Study finds lung damage in ex-smokers, light smokers

In a study of over 25,000 people ages 17-93 years, researchers found that smoking just a few cigarettes a day is as harmful to the lungs as smoking a pack or more per day.

Researchers looked at the lung function in light (<5 cigarettes/day) and heavy smokers (>30 cigarettes/day). They found that FEV1 (the amount of air exhaled forcefully in one second) decline in light smokers (7.65 mL of air each year) happens at a rate comparable to heavy smokers (11.24 mL of air each year), and around five times more than former smokers (1.57 mL of air each year).

Researchers translated this finding to light smokers losing the same amount of lung function in one year as a heavy smoker may lose in nine months. Although lung function naturally declines with age, smoking can accelerate this process, putting smokers at risk for chronic respiratory conditions.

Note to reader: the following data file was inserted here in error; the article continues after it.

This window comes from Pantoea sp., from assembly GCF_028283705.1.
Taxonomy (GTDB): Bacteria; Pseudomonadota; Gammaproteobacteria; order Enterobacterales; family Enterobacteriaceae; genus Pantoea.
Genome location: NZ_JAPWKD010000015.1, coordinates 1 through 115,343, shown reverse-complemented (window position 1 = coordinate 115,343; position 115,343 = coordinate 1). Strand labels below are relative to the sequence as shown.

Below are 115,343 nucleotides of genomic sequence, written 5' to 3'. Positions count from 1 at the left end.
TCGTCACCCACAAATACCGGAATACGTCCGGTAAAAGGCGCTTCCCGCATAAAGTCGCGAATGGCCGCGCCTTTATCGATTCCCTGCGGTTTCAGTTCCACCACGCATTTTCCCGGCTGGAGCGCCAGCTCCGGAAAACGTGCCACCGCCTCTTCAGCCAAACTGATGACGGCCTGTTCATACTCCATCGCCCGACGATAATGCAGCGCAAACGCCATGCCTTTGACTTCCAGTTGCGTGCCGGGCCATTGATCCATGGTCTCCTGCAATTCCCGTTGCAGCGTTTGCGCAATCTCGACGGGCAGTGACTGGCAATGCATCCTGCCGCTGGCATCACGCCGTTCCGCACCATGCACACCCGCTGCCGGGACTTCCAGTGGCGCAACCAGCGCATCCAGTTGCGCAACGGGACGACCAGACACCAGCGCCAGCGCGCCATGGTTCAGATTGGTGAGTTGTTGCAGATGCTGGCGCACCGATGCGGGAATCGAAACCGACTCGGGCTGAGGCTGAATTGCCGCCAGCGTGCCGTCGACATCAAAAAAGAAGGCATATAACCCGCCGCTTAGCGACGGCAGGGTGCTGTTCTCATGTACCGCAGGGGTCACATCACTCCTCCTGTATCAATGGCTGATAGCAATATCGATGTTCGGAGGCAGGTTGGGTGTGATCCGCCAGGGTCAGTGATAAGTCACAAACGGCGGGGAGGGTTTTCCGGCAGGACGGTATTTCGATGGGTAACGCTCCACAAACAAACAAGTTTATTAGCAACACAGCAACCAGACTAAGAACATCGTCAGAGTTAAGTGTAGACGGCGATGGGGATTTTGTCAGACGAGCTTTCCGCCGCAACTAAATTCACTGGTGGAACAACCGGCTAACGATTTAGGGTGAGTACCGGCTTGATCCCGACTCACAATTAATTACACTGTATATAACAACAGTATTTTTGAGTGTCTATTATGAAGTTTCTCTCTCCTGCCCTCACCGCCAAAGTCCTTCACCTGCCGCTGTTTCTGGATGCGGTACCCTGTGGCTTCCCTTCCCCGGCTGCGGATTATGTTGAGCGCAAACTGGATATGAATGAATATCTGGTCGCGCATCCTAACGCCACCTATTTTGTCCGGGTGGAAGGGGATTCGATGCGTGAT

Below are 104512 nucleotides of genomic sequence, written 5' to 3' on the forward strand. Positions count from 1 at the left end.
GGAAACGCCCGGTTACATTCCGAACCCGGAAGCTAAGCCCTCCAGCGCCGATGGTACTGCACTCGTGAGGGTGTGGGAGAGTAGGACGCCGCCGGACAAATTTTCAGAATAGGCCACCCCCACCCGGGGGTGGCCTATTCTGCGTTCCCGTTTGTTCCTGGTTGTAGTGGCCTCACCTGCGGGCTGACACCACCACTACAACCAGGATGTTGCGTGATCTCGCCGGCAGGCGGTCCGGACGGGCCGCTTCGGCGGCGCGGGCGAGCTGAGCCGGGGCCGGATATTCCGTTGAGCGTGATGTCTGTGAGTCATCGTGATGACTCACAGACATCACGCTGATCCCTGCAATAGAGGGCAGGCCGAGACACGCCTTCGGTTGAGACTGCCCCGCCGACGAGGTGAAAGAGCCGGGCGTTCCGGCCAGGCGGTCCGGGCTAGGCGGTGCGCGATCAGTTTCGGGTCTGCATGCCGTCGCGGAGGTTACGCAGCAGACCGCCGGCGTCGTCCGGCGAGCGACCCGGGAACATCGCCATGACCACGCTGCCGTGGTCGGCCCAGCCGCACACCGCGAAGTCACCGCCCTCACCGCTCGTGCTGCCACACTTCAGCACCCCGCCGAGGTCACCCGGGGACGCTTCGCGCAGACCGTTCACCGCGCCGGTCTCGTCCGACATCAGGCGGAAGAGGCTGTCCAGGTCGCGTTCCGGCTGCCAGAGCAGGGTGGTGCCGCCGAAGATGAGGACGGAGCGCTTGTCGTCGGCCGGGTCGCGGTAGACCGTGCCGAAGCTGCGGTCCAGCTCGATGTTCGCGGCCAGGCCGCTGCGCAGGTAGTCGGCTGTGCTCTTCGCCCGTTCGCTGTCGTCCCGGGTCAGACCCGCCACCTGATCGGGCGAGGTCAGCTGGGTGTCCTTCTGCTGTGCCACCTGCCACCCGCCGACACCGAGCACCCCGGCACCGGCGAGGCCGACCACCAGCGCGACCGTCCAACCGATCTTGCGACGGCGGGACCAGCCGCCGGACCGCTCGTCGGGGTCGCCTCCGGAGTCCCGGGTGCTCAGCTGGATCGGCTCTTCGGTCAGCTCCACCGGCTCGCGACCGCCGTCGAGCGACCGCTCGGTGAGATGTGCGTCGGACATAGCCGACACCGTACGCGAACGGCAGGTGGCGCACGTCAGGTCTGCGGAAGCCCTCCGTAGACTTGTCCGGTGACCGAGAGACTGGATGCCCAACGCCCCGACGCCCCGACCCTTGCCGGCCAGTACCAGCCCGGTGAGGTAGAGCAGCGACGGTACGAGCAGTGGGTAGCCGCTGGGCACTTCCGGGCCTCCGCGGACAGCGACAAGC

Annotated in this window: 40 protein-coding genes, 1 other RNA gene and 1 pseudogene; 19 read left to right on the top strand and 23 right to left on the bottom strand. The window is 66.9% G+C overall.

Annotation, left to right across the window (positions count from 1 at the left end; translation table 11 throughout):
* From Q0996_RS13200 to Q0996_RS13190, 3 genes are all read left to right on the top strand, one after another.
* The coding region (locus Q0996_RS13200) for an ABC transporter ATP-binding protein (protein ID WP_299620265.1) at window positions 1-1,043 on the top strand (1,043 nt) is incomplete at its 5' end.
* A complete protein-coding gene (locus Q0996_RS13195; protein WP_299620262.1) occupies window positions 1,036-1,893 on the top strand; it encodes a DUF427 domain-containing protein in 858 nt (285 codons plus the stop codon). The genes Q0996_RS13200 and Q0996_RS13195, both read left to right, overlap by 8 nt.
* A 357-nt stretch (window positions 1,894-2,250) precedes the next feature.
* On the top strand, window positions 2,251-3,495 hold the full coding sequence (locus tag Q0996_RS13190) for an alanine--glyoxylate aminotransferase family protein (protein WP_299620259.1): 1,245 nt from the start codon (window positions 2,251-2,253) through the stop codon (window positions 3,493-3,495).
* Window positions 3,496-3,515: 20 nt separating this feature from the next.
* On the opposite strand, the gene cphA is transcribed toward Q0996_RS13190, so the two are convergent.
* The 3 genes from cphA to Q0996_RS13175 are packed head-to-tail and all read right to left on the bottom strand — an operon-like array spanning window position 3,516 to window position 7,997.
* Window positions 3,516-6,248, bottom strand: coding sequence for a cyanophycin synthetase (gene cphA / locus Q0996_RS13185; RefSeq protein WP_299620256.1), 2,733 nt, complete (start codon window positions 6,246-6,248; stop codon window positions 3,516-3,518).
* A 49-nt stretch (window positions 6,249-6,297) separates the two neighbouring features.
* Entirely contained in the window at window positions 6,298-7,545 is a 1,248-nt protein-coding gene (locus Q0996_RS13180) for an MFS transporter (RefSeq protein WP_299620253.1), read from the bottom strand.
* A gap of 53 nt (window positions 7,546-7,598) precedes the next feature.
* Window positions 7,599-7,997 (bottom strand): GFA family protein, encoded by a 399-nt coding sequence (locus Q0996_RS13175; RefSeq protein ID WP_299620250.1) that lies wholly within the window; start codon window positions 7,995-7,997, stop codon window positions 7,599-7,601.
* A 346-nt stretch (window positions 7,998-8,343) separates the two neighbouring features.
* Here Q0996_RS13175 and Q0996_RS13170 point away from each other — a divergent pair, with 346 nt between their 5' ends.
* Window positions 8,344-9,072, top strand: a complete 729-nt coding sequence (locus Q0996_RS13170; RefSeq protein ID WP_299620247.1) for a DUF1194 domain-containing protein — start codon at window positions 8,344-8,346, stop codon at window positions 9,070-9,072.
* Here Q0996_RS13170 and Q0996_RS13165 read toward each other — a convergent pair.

Researchers also tested the assumption that lung capacity—how much air the lungs can hold—returns to normal in a few years of quitting smoking. They found that the rate of decline does not return to normal for at least 30 years in ex- and current smokers.

The findings, published in The Lancet Respiratory Medicine, may explain why smokers are more likely to develop chronic obstructive pulmonary disease (COPD). The study was funded by NHLBI.